Wednesday, December 24, 2008

Washington's Christmas Crossing

Washington Crossing the Delaware
Emanuel Gottlieb Leutze (1816-1868)

On the evening of December 25, 1776, General George Washington marshaled some 2,400 men on the banks of the Delaware River across from New Jersey. It was a very cold and snowy evening and the river was full of ice. Relying heavily upon the efforts of the 14th Continental Regiment (Col. Glover's Regiment) Washington's small army was ferried across the river. After a difficult crossing the troops were then divided into two commands and then marched over poor roads to the outskirts of the town of Trenton. In the early morning hours of December 26th the Americans launched an attack upon the three Regiments of Hessian soldiers that were garrisoned in the small town.

According to legend the Hessian troops were feeling the ill effects of a night of Christmas revelry and were unable to defend themselves. In fact the Hessian soldiers put up a stiff fight but they were taken by surprise by the attack and were overwhelmed by the Continental forces surrounding them. The Hessian commander, Col. Rall, was mortally wounded in the fighting and died shortly afterwards surrounded by his American captors.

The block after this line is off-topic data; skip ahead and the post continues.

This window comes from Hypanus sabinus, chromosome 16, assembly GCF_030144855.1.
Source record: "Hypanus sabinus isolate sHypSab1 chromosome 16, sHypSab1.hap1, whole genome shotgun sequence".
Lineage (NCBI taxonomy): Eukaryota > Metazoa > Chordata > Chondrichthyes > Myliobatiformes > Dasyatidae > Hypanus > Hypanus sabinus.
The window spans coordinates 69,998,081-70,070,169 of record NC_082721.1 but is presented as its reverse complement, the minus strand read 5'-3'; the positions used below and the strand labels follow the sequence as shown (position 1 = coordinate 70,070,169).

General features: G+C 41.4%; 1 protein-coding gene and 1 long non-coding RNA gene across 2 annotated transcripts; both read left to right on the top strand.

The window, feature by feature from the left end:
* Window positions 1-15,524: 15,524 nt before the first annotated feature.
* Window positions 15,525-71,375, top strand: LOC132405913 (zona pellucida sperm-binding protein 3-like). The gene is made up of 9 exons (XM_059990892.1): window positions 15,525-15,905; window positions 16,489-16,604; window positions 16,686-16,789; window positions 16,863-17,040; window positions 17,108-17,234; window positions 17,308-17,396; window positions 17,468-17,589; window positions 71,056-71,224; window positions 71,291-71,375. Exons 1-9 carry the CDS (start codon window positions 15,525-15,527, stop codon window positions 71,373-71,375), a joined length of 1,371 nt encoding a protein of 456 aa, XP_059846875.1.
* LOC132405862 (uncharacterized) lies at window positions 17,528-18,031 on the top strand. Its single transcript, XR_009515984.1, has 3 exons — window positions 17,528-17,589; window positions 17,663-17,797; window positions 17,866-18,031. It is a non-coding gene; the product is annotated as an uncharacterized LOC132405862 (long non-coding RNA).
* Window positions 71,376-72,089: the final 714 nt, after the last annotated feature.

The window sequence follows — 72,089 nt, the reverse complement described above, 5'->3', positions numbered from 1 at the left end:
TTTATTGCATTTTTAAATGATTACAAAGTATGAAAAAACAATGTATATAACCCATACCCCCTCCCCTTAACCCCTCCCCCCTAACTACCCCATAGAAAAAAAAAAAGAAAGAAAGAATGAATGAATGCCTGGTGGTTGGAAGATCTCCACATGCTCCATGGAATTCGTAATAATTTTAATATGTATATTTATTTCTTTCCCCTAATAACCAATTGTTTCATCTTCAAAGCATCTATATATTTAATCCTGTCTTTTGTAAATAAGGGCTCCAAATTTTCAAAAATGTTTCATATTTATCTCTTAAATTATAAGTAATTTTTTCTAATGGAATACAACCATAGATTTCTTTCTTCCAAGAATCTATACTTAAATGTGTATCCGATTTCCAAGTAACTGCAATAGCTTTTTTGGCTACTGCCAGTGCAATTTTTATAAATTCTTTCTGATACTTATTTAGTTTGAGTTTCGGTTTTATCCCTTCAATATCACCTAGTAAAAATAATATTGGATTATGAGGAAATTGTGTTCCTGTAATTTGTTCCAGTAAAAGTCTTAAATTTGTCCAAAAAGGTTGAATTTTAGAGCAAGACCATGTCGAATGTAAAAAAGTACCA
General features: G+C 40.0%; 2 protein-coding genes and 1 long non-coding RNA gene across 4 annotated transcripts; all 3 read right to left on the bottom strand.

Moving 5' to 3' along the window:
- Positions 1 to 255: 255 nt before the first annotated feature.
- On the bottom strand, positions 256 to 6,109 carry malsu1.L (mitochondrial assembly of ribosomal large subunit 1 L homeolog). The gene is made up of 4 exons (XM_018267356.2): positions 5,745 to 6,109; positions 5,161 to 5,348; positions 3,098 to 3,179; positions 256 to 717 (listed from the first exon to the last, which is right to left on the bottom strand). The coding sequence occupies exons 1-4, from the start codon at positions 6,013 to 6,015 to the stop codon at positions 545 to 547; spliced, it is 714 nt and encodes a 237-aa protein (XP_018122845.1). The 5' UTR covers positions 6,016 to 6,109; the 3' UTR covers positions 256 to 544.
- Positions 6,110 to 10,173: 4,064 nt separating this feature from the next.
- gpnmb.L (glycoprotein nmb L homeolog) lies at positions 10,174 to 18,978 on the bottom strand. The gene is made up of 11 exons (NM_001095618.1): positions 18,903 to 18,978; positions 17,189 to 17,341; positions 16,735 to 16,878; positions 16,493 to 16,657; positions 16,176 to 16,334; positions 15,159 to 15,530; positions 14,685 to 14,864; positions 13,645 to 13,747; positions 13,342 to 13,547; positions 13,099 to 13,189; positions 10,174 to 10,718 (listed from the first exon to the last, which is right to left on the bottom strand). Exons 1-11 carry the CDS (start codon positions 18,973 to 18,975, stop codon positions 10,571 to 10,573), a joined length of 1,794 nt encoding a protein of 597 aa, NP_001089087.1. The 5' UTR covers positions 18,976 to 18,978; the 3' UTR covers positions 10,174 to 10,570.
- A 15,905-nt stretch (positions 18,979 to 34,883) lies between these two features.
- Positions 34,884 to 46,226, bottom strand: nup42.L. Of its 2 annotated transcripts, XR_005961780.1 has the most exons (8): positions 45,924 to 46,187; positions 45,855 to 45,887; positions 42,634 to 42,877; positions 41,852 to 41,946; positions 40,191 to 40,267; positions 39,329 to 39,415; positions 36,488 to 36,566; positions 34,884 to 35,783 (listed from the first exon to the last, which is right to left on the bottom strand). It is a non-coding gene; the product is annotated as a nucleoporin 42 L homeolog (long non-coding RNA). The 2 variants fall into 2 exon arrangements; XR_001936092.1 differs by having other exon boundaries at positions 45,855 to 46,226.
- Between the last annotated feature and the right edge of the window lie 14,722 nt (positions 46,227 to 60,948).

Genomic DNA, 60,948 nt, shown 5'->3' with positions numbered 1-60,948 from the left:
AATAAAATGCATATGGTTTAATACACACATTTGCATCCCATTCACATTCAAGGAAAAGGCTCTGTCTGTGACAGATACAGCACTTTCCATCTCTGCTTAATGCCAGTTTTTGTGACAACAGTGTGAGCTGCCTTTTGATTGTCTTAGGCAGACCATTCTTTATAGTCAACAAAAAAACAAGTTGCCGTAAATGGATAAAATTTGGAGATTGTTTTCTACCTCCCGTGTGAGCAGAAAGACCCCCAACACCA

The defeat of the Hessian's at Trenton gave the rebel cause a much needed boost. In a year that began with much promise - the British Army's forced evacuation of Boston - the American Army had suffered a series of defeats. After losing major battles at Brooklyn, Harlem Heights and White Plains and a number of other losses, by December 1776 Thomas Paine's famous words, "these are the times that try men's souls", were especially apt. Although a small victory, it was a victory none the less. Washington's army now had the impetus to go forward into the New Year.

Washington's crossing of the Delaware is recreated every year by some very dedicated Revolutionary War Reenactors at Washington Crossing Historic Park in Pennsylvania on December 25. This event is sponsored by the Pennsylvania Historical and Museum Commission. Here is a story out of Philadelphia about the reenactment and the man portraying Gen. Washington.

No comments: